TANICK: ... (UNINTELLIGIBLE)...

O'REILLY: ... that the student didn't have to say it, but only had to rise when it was said, would you object to that?

TANICK: Absolutely. I think that's a red herring.

O'REILLY: Why? Why would you object to (UNINTELLIGIBLE)? The student doesn't have to say it.

TANICK: Because if they have to rise and honor the views expressed...

O'REILLY: No, they have to rise...

TANICK: ... (UNINTELLIGIBLE)...

O'REILLY: ... out of respect for the country. Just as they have to call me Mr. O'Reilly out of respect for me being a teacher. They might not respect me, but they have to call me Mr. O'Reilly even if they don't like me.

See? There's the difference.

TANICK: (UNINTELLIGIBLE)...

O'REILLY: You have to respect the teacher, you have to respect the country in a public school setting.

TANICK: Well, I think it's very coercive to force students to do that. And as I said, when I was...

O'REILLY: To do what? Call me Mr. O'Reilly?

TANICK: No, (UNINTELLIGIBLE)...

O'REILLY: Then what's the difference?

TANICK: To have to show...

O'REILLY: What's the difference?

TANICK: ... to have to express some kind of acknowledgment of an ideological and philosophical view that they or their parents may disagree with.

O'REILLY: OK, they might disagree with calling me Mr. O'Reilly because they don't like the way I present my history lesson. Come on! The school mandates certain behavior to all students. And to say in a public school that you have to respect the flag of your country, you're telling me that's coercive?

TANICK: Absolutely. I think it's a -- it would be comparable to imposing some kind of religious prayers in the school.

O'REILLY: Oh, I can't believe it, I just can't believe that you think that a public school system paid for by taxpayer money under the aegis of the United States of America can't tell the student that the flag must be respected. You're going to have -- what are you going to do if a student spits on the flag there, counselor?

TANICK: I think -- I didn't say that to students -- that the students can't be told to respect the flag. That should be part of the curriculum.

O'REILLY: But all we're saying is, you have to rise, you don't have to say the Pledge, just rise, show respect.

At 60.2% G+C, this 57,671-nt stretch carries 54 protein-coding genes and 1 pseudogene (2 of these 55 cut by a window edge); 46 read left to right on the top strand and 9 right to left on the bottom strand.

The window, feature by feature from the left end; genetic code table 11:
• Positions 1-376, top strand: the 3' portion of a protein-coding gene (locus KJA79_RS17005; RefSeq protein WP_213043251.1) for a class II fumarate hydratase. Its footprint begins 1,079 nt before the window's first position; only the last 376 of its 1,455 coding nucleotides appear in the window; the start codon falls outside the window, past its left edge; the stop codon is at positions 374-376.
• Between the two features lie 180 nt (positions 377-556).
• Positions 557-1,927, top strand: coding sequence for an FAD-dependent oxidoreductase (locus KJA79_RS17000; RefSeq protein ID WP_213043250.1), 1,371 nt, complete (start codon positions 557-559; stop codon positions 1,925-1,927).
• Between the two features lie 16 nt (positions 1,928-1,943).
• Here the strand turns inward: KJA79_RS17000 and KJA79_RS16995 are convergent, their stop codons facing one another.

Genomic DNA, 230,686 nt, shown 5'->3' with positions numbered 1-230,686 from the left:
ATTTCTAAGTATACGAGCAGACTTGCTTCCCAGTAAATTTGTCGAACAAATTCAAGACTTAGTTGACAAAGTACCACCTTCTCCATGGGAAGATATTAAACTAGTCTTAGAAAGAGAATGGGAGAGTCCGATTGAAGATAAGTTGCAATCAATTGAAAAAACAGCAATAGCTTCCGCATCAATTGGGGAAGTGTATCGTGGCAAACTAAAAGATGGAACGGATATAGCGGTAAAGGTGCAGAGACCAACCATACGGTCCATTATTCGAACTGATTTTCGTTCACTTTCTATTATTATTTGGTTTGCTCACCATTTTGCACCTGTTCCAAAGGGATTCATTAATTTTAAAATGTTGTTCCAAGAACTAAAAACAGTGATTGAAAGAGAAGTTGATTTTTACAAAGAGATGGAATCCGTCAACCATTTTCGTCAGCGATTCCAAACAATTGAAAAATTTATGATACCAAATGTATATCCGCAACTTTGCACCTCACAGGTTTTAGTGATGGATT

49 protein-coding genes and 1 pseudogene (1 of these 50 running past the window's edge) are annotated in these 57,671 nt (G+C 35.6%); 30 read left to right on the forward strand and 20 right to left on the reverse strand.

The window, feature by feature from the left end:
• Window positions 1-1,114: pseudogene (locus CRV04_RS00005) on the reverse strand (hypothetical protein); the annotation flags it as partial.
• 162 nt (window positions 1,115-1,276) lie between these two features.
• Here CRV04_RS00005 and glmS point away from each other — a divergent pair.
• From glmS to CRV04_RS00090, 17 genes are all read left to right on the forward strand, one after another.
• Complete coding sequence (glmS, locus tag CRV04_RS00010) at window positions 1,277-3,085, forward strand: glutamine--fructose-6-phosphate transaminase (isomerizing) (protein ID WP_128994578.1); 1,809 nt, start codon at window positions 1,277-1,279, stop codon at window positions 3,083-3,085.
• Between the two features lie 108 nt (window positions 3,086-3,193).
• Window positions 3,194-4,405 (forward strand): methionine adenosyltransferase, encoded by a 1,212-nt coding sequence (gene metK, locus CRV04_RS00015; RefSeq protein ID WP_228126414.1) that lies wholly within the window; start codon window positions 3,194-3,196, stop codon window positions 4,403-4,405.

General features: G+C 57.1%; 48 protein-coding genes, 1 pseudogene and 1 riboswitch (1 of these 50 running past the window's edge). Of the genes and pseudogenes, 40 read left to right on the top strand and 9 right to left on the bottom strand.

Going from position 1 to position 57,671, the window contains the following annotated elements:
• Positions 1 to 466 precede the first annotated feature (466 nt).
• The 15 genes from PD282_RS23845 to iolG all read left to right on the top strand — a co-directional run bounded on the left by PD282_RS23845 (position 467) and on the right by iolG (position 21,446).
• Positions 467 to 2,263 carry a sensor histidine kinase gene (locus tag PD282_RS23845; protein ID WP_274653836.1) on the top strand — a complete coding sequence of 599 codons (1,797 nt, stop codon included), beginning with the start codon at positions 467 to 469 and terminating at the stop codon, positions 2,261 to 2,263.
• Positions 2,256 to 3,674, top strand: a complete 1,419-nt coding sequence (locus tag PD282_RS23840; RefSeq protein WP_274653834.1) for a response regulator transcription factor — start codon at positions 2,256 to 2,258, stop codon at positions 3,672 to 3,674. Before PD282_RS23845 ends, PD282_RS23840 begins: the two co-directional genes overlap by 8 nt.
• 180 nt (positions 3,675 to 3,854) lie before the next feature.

TANICK: Well...

O'REILLY: And you're saying that's coercive.

TANICK: That's the imposition of an ideology upon the students.

O'REILLY: It is not.

TANICK: That's totally different than a legitimate curricular project or...

O'REILLY: A civics isn't a legitimate...

TANICK: ... (UNINTELLIGIBLE)...

O'REILLY: ... legitimate curricular?

TANICK: This isn't civics, this is telling people...

O'REILLY: Sure it is!

TANICK: ... what they have to say and what they have to believe.

O'REILLY: This is -- no, it's exactly civics. That's what it is. The Pledge of Allegiance to your country. That's civics, counselor.

TANICK: No, not the way it's posed in the state law. I mean, we have in Minnesota, I think most of the school districts, and this is probably true throughout the country, do have their own policies requiring students to give the Pledge of Allegiance or participate in other patriotic duties. I don't think those are necessarily illegal.

But I think when the state comes in, passes a law, and says, Thou shalt do the following, you must believe this, you must think this, we'll give you a chance to opt out, but that's inherently coercive, I think it bridges on a violation of the First Amendment, and I'm not the only one, the Supreme Court unanimously said so in 1943, and no...

O'REILLY: Ah, but don't distort it...

TANICK: ... (UNINTELLIGIBLE)...

O'REILLY: ... if you had an opt-out, as I told you, the Supreme Court could not, could not ban that.

Counselor, we'll let the audience decide as always, thank you.

TANICK: Thank you, Bill.